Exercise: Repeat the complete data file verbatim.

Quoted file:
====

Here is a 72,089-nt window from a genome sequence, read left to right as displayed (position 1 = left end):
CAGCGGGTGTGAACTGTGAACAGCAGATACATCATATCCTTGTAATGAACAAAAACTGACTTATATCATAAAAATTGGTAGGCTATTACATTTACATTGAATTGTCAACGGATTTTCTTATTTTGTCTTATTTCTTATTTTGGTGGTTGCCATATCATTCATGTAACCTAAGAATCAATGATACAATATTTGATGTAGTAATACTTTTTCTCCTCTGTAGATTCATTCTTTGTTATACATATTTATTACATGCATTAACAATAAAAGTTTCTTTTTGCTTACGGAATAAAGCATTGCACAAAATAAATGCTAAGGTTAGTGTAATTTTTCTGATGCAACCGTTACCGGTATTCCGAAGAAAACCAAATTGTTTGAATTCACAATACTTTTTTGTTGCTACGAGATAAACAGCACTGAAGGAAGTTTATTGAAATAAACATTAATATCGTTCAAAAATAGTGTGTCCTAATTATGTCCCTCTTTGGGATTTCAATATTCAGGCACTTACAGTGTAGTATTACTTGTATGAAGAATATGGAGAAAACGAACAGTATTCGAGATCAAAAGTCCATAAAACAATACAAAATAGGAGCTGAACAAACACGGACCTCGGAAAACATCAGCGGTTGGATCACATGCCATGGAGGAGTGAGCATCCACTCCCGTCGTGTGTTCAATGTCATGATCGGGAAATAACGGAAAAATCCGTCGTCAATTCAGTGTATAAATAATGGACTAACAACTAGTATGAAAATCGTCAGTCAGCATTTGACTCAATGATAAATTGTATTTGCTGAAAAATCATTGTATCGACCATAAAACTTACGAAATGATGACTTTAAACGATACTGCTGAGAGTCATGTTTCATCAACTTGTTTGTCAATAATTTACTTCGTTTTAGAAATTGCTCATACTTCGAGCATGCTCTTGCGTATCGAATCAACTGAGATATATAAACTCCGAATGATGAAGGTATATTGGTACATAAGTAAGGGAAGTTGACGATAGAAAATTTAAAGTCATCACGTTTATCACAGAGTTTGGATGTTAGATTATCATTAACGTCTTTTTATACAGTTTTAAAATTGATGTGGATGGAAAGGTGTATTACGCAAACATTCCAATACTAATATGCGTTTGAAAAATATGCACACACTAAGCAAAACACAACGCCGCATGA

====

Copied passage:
Here is a 72,089-nt window from a genome sequence, read left to right as displayed (position 1 = left end):
CAGCGGGTGTGAACTGTGAACAGCAGATACATCATATCCTTGTAATGAACAAAAACTGACTTATATCATAAAAATTGGTAGGCTATTACATTTACATTGAATTGTCAACGGATTTTCTTATTTTGTCTTATTTCTTATTTTGGTGGTTGCCATATCATTCATGTAACCTAAGAATCAATGATACAATATTTGATGTAGTAATACTTTTTCTCCTCTGTAGATTCATTCTTTGTTATACATATTTATTACATGCATTAACAATAAAAGTTTCTTTTTGCTTACGGAATAAAGCATTGCACAAAATAAATGCTAAGGTTAGTGTAATTTTTCTGATGCAACCGTTACCGGTATTCCGAAGAAAACCAAATTGTTTGAATTCACAATACTTTTTTGTTGCTACGAGATAAACAGCACTGAAGGAAGTTTATTGAAATAAACATTAATATCGTTCAAAAATAGTGTGTCCTAATTATGTCCCTCTTTGGGATTTCAATATTCAGGCACTTACAGTGTAGTATTACTTGTATGAAGAATATGGAGAAAACGAACAGTATTCGAGATCAAAAGTCCATAAAACAATACAAAATAGGAGCTGAACAAACACGGACCTCGGAAAACATCAGCGGTTGGATCACATGCCATGGAGGAGTGAGCATCCACTCCCGTCGTGTGTTCAATGTCATGATCGGGAAATAACGGAAAAATCCGTCGTCAATTCAGTGTATAAATAATGGACTAACAACTAGTATGAAAATCGTCAGTCAGCATTTGACTCAATGATAAATTGTATTTGCTGAAAAATCATTGTATCGACCATAAAACTTACGAAATGATGACTTTAAACGATACTGCTGAGAGTCATGTTTCATCAACTTGTTTGTCAATAATTTACTTCGTTTTAGAAATTGCTCATACTTCGAGCATGCTCTTGCGTATCGAATCAACTGAGATATATAAACTCCGAATGATGAAGGTATATTGGTACATAAGTAAGGGAAGTTGACGATAGAAAATTTAAAGTCATCACGTTTATCACAGAGTTTGGATGTTAGATTATCATTAACGTCTTTTTATACAGTTTTAAAATTGATGTGGATGGAAAGGTGTATTACGCAAACATTCCAATACTAATATGCGTTTGAAAAATATGCACACACTAAGCAAAACACAACGCCGCATGA